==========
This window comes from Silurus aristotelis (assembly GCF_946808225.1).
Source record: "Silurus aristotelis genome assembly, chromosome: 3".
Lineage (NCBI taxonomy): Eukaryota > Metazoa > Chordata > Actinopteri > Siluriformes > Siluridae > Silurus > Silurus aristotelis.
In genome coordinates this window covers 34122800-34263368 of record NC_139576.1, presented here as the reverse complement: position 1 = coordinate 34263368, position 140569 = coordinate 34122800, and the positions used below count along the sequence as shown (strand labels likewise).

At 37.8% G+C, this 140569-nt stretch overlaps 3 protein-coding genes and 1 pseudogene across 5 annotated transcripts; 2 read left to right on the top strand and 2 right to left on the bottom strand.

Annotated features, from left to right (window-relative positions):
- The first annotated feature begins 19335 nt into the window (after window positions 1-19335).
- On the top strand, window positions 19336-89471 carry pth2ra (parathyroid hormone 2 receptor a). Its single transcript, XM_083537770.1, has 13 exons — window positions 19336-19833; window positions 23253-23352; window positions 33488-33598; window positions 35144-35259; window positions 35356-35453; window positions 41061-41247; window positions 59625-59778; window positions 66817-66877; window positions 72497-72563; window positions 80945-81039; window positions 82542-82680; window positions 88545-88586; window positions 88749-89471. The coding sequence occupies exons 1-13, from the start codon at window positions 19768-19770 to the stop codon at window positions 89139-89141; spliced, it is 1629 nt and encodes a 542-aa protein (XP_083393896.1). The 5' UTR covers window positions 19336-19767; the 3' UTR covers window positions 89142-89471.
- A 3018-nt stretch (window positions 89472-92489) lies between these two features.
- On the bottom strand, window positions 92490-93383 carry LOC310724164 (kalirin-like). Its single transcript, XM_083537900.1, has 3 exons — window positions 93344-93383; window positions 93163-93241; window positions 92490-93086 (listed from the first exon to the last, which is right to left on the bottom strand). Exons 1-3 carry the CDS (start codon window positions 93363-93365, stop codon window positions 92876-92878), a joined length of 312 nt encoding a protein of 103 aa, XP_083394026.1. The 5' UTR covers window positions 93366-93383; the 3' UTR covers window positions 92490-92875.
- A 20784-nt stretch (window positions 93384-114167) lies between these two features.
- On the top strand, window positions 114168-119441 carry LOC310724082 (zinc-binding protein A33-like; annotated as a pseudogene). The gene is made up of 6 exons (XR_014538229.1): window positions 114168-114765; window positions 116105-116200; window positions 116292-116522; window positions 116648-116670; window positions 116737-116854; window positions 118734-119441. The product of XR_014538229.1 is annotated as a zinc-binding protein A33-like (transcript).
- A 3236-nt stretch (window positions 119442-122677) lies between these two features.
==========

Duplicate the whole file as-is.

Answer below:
This window comes from Silurus aristotelis (assembly GCF_946808225.1).
Source record: "Silurus aristotelis genome assembly, chromosome: 3".
Lineage (NCBI taxonomy): Eukaryota > Metazoa > Chordata > Actinopteri > Siluriformes > Siluridae > Silurus > Silurus aristotelis.
In genome coordinates this window covers 34122800-34263368 of record NC_139576.1, presented here as the reverse complement: position 1 = coordinate 34263368, position 140569 = coordinate 34122800, and the positions used below count along the sequence as shown (strand labels likewise).

At 37.8% G+C, this 140569-nt stretch overlaps 3 protein-coding genes and 1 pseudogene across 5 annotated transcripts; 2 read left to right on the top strand and 2 right to left on the bottom strand.

Annotated features, from left to right (window-relative positions):
- The first annotated feature begins 19335 nt into the window (after window positions 1-19335).
- On the top strand, window positions 19336-89471 carry pth2ra (parathyroid hormone 2 receptor a). Its single transcript, XM_083537770.1, has 13 exons — window positions 19336-19833; window positions 23253-23352; window positions 33488-33598; window positions 35144-35259; window positions 35356-35453; window positions 41061-41247; window positions 59625-59778; window positions 66817-66877; window positions 72497-72563; window positions 80945-81039; window positions 82542-82680; window positions 88545-88586; window positions 88749-89471. The coding sequence occupies exons 1-13, from the start codon at window positions 19768-19770 to the stop codon at window positions 89139-89141; spliced, it is 1629 nt and encodes a 542-aa protein (XP_083393896.1). The 5' UTR covers window positions 19336-19767; the 3' UTR covers window positions 89142-89471.
- A 3018-nt stretch (window positions 89472-92489) lies between these two features.
- On the bottom strand, window positions 92490-93383 carry LOC310724164 (kalirin-like). Its single transcript, XM_083537900.1, has 3 exons — window positions 93344-93383; window positions 93163-93241; window positions 92490-93086 (listed from the first exon to the last, which is right to left on the bottom strand). Exons 1-3 carry the CDS (start codon window positions 93363-93365, stop codon window positions 92876-92878), a joined length of 312 nt encoding a protein of 103 aa, XP_083394026.1. The 5' UTR covers window positions 93366-93383; the 3' UTR covers window positions 92490-92875.
- A 20784-nt stretch (window positions 93384-114167) lies between these two features.
- On the top strand, window positions 114168-119441 carry LOC310724082 (zinc-binding protein A33-like; annotated as a pseudogene). The gene is made up of 6 exons (XR_014538229.1): window positions 114168-114765; window positions 116105-116200; window positions 116292-116522; window positions 116648-116670; window positions 116737-116854; window positions 118734-119441. The product of XR_014538229.1 is annotated as a zinc-binding protein A33-like (transcript).
- A 3236-nt stretch (window positions 119442-122677) lies between these two features.